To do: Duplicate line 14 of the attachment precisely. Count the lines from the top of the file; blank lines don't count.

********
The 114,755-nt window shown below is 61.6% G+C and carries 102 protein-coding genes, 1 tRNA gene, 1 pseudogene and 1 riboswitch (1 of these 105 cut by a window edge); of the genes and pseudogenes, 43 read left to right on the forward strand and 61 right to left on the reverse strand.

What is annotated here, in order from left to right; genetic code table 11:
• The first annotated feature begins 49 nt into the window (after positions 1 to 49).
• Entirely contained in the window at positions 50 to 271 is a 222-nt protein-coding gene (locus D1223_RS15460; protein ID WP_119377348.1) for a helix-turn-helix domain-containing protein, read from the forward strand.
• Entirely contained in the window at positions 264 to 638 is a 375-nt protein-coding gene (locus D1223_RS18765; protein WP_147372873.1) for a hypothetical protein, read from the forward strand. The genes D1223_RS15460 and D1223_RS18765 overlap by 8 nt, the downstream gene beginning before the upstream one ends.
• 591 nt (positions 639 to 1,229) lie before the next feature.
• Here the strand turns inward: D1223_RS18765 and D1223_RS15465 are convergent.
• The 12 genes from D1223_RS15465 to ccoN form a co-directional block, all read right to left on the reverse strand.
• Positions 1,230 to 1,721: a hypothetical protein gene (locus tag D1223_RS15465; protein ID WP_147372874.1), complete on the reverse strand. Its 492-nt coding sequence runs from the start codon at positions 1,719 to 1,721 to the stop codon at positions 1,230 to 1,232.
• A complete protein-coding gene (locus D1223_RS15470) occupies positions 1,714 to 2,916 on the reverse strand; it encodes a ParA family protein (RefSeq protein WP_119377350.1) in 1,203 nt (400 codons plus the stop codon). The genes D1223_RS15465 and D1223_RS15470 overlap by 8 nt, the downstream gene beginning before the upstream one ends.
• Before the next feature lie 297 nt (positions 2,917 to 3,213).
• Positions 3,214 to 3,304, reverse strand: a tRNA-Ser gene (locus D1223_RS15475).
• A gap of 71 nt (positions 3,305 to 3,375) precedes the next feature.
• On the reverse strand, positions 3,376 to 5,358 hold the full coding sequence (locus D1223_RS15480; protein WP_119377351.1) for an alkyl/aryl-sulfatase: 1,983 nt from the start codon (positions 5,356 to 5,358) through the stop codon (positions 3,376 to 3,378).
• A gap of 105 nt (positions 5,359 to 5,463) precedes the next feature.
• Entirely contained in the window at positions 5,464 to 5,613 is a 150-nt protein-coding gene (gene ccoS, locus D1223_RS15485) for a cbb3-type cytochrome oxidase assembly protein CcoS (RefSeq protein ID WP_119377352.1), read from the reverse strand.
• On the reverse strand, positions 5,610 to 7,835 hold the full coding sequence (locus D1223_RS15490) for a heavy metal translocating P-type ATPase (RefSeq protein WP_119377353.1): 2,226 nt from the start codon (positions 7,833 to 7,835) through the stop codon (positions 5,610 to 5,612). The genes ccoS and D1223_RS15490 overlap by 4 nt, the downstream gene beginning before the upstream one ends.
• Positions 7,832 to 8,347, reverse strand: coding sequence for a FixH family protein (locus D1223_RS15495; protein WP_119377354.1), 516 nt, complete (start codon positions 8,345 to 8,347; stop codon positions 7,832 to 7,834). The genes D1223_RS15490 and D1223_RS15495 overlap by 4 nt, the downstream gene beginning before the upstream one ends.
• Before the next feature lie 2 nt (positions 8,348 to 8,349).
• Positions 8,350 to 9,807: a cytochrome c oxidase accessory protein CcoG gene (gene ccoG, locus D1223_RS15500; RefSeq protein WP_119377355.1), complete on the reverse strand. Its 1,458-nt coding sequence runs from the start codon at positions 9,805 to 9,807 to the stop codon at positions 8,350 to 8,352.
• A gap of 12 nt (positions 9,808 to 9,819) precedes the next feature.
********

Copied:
• On the reverse strand, positions 3,376 to 5,358 hold the full coding sequence (locus D1223_RS15480; protein WP_119377351.1) for an alkyl/aryl-sulfatase: 1,983 nt from the start codon (positions 5,356 to 5,358) through the stop codon (positions 3,376 to 3,378).